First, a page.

'We would carry very little with us, only 2 x 1 litre water bottles, a 'Survival Kit' the size of a soap-box (containing items like:  a plastic bag, matches, mini compass, mirror, fishing line, hook, glucose tablet and an aluminium space blanket).

'Arriving in Wittenoom the following day, we studied our five maps that we would need for the journey.  It hit me then how far we would have to walk and I felt a surge of apprehension.

'Wednesday, September 8, 1993

'From Wittenoom we travelled about 70 kilometres in the minibus to the start of our walk.  Bob C and Dr Barry were to accompany the ten of us for the first day through the Sherlock River gorges before leaving us to our own devices.

'It was 11.30 am when the twelve of us were deposited on the track in front of the bus, the heat and the starkness of the land amplifying the sinking feeling of leaving all comfort behind.

'Passing through a gate, we walked towards a distant row of trees at the edge of the gorges and eventually to a beautiful spring-fed pool.  Tasting the cold, refreshing water, we poured some over each other.  Bob pointed out a standing stone which indicated a significant site and we saw the first of many Aboriginal rock carvings of our journey.  Peter Bindon, an anthropologist at the Western Australian Museum, had estimated this one to be about 35,000 years old.

'Coming to another pool, we were amazed by the beautiful scenery, with the late afternoon sun striking the edge of the gorge and burnishing it a deep red contrasting with the white gum trees nearby.  Bob showed us a a sacred carving of a traveller being protected by two spirits, each holding his hand, and I took up his suggestion of asking the spirits to guide me safely on my journey.  This water was considered sacred and used only for drinking.  We drank some of it and it was the best water I was to taste for some time.

'Walking further down the gorges we eventually came to a sandy spot - a good place to camp for the night.  We found Coggola (silky pear) vines and picked some of the fruit.  The outside of the fruit is tough and fibrous but the inside is edible.  Once cooked, you can eat the skin, but it's not as nice as the inside.  I'd picked lemon grass earlier, enough for everyone for tea, but not many people wanted any.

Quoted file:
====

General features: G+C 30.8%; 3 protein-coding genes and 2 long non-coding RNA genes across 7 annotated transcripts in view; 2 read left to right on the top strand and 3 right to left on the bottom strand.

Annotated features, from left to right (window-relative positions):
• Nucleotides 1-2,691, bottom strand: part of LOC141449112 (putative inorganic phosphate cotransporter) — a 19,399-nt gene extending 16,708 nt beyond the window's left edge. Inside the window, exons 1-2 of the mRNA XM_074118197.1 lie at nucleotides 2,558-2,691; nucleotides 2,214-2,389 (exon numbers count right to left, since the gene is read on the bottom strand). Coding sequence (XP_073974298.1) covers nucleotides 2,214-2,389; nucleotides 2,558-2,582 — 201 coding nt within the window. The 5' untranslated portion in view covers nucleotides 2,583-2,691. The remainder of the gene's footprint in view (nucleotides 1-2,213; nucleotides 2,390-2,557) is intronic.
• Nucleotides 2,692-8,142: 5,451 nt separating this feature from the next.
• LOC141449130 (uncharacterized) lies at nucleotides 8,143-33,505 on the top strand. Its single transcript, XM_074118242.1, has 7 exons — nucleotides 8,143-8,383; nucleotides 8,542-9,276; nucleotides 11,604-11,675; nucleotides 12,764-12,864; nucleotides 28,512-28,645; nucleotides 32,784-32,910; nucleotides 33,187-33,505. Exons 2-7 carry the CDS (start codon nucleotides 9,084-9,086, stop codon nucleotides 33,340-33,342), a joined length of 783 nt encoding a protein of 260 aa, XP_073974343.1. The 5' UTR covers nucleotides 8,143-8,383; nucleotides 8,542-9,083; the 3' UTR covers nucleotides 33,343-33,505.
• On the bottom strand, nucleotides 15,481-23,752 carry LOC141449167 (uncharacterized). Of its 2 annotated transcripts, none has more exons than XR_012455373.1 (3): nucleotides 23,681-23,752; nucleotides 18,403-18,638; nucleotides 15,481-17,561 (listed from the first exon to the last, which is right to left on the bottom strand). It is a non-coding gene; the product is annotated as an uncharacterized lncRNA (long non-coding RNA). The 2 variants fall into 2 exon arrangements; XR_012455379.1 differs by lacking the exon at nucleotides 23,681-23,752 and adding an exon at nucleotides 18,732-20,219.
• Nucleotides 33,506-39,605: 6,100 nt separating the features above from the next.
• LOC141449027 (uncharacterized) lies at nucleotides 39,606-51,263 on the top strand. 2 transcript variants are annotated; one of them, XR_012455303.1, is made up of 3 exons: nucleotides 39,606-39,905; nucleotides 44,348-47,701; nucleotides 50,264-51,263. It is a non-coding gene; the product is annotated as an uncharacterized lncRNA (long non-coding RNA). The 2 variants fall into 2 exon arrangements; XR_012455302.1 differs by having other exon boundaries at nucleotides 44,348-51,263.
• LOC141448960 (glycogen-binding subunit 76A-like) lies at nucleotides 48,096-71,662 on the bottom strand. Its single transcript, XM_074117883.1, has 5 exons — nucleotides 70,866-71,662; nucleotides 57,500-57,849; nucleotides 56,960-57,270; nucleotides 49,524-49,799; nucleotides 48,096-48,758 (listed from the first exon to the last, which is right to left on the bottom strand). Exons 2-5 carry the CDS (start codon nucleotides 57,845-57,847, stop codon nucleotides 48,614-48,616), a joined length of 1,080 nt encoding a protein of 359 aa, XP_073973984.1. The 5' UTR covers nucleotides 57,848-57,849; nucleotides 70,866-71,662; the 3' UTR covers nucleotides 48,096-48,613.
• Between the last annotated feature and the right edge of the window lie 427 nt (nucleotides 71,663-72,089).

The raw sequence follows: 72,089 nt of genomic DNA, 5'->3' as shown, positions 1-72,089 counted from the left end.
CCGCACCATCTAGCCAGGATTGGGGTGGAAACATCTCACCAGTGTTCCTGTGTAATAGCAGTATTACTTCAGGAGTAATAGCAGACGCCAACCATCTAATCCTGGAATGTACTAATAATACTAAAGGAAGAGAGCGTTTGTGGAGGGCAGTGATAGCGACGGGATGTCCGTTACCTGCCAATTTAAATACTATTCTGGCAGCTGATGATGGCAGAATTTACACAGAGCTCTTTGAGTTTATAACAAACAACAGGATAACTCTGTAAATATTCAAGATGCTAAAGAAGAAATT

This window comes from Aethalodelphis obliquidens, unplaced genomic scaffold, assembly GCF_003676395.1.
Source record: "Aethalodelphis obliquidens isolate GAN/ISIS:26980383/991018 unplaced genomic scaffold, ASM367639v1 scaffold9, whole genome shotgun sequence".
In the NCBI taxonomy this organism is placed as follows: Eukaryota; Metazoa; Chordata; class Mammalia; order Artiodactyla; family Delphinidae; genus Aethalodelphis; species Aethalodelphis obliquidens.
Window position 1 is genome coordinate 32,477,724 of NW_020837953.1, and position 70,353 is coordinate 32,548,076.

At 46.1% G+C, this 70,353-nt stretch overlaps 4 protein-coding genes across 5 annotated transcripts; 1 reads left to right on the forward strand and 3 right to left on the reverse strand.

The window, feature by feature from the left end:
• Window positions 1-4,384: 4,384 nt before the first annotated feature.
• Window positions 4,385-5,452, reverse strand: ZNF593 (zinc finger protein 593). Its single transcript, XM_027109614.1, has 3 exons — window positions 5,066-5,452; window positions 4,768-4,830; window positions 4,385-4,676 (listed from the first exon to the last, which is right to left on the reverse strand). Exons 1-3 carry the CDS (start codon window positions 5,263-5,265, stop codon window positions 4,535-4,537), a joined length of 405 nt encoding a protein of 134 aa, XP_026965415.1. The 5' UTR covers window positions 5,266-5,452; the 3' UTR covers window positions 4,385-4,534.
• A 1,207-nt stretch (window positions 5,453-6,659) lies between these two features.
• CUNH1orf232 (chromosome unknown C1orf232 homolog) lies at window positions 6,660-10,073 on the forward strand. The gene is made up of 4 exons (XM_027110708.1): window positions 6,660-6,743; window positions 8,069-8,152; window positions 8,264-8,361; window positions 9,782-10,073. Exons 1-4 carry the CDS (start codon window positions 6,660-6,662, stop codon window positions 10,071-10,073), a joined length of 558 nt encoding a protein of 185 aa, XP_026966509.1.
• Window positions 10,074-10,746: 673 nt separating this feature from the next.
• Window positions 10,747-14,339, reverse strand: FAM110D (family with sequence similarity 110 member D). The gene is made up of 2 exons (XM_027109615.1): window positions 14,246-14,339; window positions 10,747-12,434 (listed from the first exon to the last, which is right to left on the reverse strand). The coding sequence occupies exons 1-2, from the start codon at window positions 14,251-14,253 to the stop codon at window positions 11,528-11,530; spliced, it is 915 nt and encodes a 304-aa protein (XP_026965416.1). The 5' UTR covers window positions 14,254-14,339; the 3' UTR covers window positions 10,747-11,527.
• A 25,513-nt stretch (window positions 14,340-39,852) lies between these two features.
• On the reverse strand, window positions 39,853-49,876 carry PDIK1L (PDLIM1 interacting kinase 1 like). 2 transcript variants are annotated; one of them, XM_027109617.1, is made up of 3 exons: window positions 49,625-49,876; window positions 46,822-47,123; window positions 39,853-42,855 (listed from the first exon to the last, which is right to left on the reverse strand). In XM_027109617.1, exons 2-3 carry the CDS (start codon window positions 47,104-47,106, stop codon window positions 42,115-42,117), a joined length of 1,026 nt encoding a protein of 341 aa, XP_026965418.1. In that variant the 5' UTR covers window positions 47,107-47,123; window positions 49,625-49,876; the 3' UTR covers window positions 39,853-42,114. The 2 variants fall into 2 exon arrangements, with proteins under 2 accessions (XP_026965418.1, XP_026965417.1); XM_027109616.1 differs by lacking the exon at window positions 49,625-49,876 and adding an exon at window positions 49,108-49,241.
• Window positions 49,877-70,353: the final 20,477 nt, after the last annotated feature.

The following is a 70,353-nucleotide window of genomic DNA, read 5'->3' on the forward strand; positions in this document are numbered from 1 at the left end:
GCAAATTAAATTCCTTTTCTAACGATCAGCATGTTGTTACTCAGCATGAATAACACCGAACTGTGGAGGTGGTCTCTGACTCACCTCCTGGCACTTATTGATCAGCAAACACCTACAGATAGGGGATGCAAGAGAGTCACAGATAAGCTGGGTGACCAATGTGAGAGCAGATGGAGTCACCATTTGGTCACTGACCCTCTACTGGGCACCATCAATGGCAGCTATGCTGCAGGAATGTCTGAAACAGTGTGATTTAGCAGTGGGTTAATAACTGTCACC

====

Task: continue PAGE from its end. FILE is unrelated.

'I had developed large blisters on my feet and asked Barry to look at them.  He suggested I soak my feet in Condy's crystals, which I did, using a plastic bag.  However, I was then immobilized and felt useless to help with the fire.  Russell said to me:  'I hope you're not going to pull out because of your blisters!'  The very thought!  I assured him that I had every intention of going through the finish line.

'We made our beds in the sand near the fire, but it was cold and I didn't sleep well.

Thursday, September 9, 1993

'We left the camp at 6.15 am and walked through some magnificent gorges.  Some were breathtaking and reminiscent of those in Kairjini National Park.  The rocks were amazing in the way they had been scooped out so smoothly around the curves; and the curious flatness of those we were walking on resembled floor tiles.  It is almost certain that we were the first white people to walk here.

'After rounding a bend, we came across a flat vertical rock face.  It was about 1.5 metres high and 3 - 4 metres wide and was covered in Aboriginal carvings.  It was a wonderful place.  There were animal totems; a bungarra, dingo, wallaby, turtles and people from two different tribes carved into the rock.  On the right, there appeared to be a map of the gorges system, culminating at the point where we now were.  We compared our map to the rock map carved thousands of years ago and they were astonishingly similar.

'Bob believed that this was a marriage site, hence the two tribes and he confirmed the picture on the right to be a map.  Below the spot where we'd seen a wedgetail eagle, Bob discovered some carving of eagles hidden behind the branches of a kurrajong tree.  They were lifesize, about 50 cm tall, one with its wings spread and another with its wings in.  This whole beautiful area must have been very special.  I tried to imagine what a wedding would have been like here.  Adrian, who had worked with many Noongar people in the south-west, said that could feel the vibration and energy of this place.

'We stopped at a pool where Laurie (the farmer) caught some spangled perch using the hook and line from the survival kit.  Soon he was joined by other members of the group.  I was continuing to have trouble with my feet - I hobbled around, helping to collect wood for the fire on which the fish were cooked.  There was enough for one small fish for everyone.

'Once we'd left this pool, it got rockier and water was less frequent.  We soaked our scrims (netted scarves), which helped keep us cool for a short time.  The walking was hard and it was getting hotter.  Maurice was sick; he'd got too hot and had realised too late that he was dehydrated.

'I walked beside Bob for a while.  He said:  'Look after yourself every metre of the way.  You need to look after yourself first and then you can help others.'  That advice has stuck with me over the years - even if I don't always follow it!